#9 - Gasoline Truffle (Tuber separans)
Mycobank Taxonomy: Fungi, Dikarya, Ascomycota, Pezizomycotina, Pezizomycetes, Pezizales, Tuberaceae, Tuber
I did it! I’ve eaten 1001 different mushrooms! What, you thought my goal was to eat “one thousand and one” mushrooms? That’s absurd! Isn’t everything binary in this age of computers?
To celebrate the accomplishment of the binary version of this project (1001 = 9), I endeavored into the exquisitely funky world of truffles. While some people make the distinction between “true truffles” (Tuber spp.) and “false truffles” (everything else that grows underground), I’ll refer to them all as truffles. Recently, I learned that truffles are all around us. There are actually over 40 Tuber species native to North America (Guevara et al. 2013 listed 38, and more have been described since) and if you consider underground fungi in other genera, there might be hundreds of species present in the United States!
In mycologese, mushrooms that grow entirely underground are called “hypogeous”. Those that grow aboveground are “epigeous”. So, by definition, all truffles are hypogeous mushrooms. This type of growth has evolved many times over the past few hundred million years. It’s really a clever strategy - if you fruit underground you can avoid drying out as quickly and temperatures are more constant. However, there is a trade off. Air currents are no longer a means to disperse spores. Instead, you must entice animals.
This is where I come in. As a mammal, I fall for truffles’ alluring smells. The odors produced by truffles actually mimic sexual pheromones that are exchanged between mammals. While “arousing” is not quite the descriptor I’d use for truffles, their aroma is unique, bizarre, funky, interesting, and - for some people - one-of-a-kind delicious, so much so that the demand vastly exceeds the supply and truffles (well, one species in particular, Tuber magnatum, the Italian white truffle) are one of the most expensive food items in the world.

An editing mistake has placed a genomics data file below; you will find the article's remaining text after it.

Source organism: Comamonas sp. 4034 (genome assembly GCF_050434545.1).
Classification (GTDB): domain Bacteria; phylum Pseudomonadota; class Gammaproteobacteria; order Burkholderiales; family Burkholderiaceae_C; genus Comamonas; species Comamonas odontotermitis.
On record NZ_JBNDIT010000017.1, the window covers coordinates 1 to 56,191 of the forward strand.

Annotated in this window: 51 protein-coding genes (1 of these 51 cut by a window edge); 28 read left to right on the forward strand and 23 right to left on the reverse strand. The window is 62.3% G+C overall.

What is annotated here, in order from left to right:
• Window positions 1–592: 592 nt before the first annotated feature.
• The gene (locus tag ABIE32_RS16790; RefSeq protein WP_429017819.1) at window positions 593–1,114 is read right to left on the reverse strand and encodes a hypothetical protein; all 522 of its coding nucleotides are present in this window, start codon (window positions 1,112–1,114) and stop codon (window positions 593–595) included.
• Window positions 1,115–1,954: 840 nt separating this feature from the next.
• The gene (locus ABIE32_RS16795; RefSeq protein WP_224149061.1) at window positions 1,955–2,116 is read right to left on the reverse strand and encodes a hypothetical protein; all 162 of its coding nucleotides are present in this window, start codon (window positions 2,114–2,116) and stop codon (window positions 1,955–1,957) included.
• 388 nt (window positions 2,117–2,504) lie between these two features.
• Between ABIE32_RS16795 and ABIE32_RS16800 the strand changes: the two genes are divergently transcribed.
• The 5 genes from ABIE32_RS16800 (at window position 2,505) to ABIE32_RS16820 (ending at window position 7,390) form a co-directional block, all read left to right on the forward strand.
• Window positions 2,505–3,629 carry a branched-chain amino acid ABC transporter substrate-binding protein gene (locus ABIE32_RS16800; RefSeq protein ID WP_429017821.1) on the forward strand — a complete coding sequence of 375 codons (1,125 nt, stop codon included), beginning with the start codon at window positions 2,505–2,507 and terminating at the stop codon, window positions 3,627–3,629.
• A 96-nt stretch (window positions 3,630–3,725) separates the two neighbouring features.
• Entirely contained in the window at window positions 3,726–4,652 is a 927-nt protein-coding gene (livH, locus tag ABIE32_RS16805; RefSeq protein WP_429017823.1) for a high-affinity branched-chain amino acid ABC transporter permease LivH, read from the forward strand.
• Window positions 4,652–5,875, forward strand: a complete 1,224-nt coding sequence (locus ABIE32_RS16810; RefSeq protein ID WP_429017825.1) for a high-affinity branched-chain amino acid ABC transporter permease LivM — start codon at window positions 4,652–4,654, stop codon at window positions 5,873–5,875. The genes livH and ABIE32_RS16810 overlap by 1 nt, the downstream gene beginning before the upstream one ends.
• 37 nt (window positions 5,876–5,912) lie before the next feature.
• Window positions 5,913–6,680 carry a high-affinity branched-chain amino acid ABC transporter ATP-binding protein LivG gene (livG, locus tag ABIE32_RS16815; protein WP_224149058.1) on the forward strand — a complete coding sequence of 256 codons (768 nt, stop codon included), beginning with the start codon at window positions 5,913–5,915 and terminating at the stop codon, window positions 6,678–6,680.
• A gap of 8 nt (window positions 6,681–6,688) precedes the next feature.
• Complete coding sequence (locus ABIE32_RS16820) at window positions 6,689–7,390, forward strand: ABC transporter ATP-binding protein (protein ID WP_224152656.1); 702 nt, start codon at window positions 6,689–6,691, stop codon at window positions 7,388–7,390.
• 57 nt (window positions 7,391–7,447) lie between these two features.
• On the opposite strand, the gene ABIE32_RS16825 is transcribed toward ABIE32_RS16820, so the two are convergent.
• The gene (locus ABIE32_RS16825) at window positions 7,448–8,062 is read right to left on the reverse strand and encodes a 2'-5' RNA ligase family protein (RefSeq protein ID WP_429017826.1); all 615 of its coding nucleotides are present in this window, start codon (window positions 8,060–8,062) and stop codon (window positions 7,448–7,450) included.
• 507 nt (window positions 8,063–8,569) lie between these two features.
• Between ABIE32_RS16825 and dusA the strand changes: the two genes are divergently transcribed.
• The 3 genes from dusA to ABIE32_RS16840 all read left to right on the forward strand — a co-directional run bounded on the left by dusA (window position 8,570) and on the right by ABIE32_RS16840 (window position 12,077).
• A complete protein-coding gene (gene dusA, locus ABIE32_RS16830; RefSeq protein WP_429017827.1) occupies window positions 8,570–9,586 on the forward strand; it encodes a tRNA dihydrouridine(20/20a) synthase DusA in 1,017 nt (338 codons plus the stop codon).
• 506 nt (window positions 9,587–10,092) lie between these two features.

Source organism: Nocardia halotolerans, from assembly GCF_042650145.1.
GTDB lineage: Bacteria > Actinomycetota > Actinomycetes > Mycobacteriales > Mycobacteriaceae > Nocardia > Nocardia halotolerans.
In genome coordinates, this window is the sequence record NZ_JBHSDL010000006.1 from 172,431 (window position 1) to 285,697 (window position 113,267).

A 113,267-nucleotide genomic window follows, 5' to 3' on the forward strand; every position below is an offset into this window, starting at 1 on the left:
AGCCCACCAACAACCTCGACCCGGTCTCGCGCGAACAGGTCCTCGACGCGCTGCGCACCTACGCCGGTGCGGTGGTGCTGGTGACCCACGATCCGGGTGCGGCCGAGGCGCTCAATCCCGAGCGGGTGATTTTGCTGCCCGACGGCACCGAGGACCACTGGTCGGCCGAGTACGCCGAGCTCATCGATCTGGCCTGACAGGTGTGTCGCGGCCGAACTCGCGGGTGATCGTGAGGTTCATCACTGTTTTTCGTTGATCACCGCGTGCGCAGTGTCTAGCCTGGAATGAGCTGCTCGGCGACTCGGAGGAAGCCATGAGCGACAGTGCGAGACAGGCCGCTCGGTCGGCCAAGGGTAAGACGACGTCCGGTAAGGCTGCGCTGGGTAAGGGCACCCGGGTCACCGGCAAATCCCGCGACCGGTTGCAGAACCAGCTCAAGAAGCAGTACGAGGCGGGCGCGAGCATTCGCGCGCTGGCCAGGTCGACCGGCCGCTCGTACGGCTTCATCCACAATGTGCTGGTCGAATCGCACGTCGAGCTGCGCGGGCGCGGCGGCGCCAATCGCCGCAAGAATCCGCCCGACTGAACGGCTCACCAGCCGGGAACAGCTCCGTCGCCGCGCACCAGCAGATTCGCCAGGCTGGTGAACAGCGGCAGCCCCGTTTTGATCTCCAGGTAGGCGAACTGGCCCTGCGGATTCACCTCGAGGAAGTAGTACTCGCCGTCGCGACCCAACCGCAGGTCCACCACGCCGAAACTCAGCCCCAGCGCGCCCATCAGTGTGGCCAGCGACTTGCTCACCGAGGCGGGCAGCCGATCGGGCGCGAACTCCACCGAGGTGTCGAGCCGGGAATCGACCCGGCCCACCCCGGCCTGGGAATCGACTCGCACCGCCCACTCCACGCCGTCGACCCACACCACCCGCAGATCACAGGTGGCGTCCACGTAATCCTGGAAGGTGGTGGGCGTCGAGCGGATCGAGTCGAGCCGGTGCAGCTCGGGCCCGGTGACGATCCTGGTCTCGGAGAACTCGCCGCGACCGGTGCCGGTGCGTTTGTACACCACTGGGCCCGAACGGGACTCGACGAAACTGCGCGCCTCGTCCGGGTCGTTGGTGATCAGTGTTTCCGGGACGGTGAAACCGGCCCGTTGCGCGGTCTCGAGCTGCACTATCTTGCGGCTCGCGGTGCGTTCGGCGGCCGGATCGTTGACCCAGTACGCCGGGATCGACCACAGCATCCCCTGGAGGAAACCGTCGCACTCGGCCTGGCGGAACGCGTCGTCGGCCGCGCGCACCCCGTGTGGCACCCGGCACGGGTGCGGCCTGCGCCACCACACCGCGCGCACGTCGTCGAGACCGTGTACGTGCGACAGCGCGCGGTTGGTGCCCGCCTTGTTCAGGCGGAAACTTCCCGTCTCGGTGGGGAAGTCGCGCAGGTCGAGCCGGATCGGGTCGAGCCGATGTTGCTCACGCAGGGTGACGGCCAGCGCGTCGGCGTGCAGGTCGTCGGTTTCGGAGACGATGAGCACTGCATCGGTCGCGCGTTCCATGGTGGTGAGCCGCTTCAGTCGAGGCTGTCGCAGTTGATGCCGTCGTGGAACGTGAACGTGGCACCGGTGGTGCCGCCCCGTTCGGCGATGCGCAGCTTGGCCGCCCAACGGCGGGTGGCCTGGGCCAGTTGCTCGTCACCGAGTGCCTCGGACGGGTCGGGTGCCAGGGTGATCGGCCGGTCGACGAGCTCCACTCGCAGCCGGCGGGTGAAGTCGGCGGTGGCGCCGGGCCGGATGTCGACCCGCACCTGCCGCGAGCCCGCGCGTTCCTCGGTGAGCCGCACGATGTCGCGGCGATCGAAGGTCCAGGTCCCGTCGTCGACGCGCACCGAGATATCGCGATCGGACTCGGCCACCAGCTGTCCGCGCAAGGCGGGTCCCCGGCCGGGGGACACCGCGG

With the knowledge that I could find truffles in Michigan with simply a four-tonged garden cultivator - no dog or pig required - I set about carefully removing the organic layer (duff) around the base of trees and inspecting and scraping at the mineral layer. Seemingly miraculously, while searching around a Norway spruce (Picea abies), I began to see small, whitish, potato-like things. They were no larger than one cm in diameter, but they were abundant and fairly easy to spot once I had my eye trained. Cutting them in half, I knew I scored big time. The firm texture and marbled interior indicated that I probably had a Tuber sp. Combined with the funky smell – reminiscent of rubber, gasoline, raw garlic, and musk – I felt sure of it.
With exquisite funk in hand, what was I to do? Throwing caution to the wind - or maybe to the animal digestive tract - I decided to try some of the truffle. Now, you should never eat a mushroom whose identity you are not absolutely sure of. While I had no idea what species this was, I was sure of its genus. That wouldn’t work for most other fungi, but it is widely reported that all Tuber mushrooms are edible because they have evolved to be eaten by mammals and are thus hypoallergenic. I have to point out that in my search for truffles, I turned up all kinds of tiny mushrooms in their primordial (baby button) stage as well as non-edible basidiomycete truffles. That’s to say, you should not eat any old fungus that you rake up!
Back in the kitchen, I prepared simple garlic bread by toasting slices of baguette, rubbing raw garlic cloves on the toast, lathering with Miyokos – my favorite vegan butter – and topping with delicate slices of truffle. I chose the largest and most ripe truffles and really piled them on to get the most flavor possible. And wow, it was good garlic bread. But, I actually didn't notice the truffle so much. I should have done a blind taste test. I think the garlic bread with the truffle was better, more interesting, more of a mouthful of flavor, but I can't be sure it wasn't a trick of my brain. The difference wasn't that noticeable... I wonder why the smell was so strong yet the taste didn't manifest much?
I now have more confidence and incentive to look for truffles and I am really eager to explore native truffles' culinary potential. Given how under-sampled truffles are – this was the first Tuber species reported for Michigan on iNaturalist – there are no keys to identify them. By sequencing these truffles' DNA, I was able to figure out that what I had eaten was Tuber separans, a species that hasn't been documented in Michigan since 1930!
ACD0219, iNaturalist #3430007; 12 October 2019; Washtenaw Co., MI, USA; leg. Alden C. Dirks, det. Alden C. Dirks; GenBank #MZ919195 (ITS rDNA), MICH 352215.
Guevara, G., Bonito, G., Trappe, J. M., Cázares, E., Williams, G., Healy, R. A., … Vilgalys, R. (2013). New North American truffles (Tuber spp.) and their ectomycorrhizal associations. Mycologia, 105(1), 194–209. https://doi.org/10.3852/12-087
10/18/2019 10:11:31 pm
Alden, I truly admire you for being such an exquisite person: the photos, the way you write about your project and how you share all you are learning. Last Sunday we had a foray at Cattus Island, NJ, and someone found a Rhyzopogon sp. and the smell was so incredibly delicious that it made me want to it eat! Someone said the smell was of umami. Greetings. Maricel
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